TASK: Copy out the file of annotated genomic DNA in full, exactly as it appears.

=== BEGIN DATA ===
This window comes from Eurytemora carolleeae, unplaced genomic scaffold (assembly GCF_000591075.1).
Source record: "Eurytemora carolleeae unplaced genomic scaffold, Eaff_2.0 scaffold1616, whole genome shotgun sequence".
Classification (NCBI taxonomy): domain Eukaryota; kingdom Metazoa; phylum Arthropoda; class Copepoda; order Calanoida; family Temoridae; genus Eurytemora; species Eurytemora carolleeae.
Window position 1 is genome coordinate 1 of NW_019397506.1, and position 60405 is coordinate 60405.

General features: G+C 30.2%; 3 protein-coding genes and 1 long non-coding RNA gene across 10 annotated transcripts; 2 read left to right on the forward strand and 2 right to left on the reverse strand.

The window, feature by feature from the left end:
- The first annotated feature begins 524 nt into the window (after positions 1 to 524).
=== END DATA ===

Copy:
This window comes from Eurytemora carolleeae, unplaced genomic scaffold (assembly GCF_000591075.1).
Source record: "Eurytemora carolleeae unplaced genomic scaffold, Eaff_2.0 scaffold1616, whole genome shotgun sequence".
Classification (NCBI taxonomy): domain Eukaryota; kingdom Metazoa; phylum Arthropoda; class Copepoda; order Calanoida; family Temoridae; genus Eurytemora; species Eurytemora carolleeae.
Window position 1 is genome coordinate 1 of NW_019397506.1, and position 60405 is coordinate 60405.

General features: G+C 30.2%; 3 protein-coding genes and 1 long non-coding RNA gene across 10 annotated transcripts; 2 read left to right on the forward strand and 2 right to left on the reverse strand.

The window, feature by feature from the left end:
- The first annotated feature begins 524 nt into the window (after positions 1 to 524).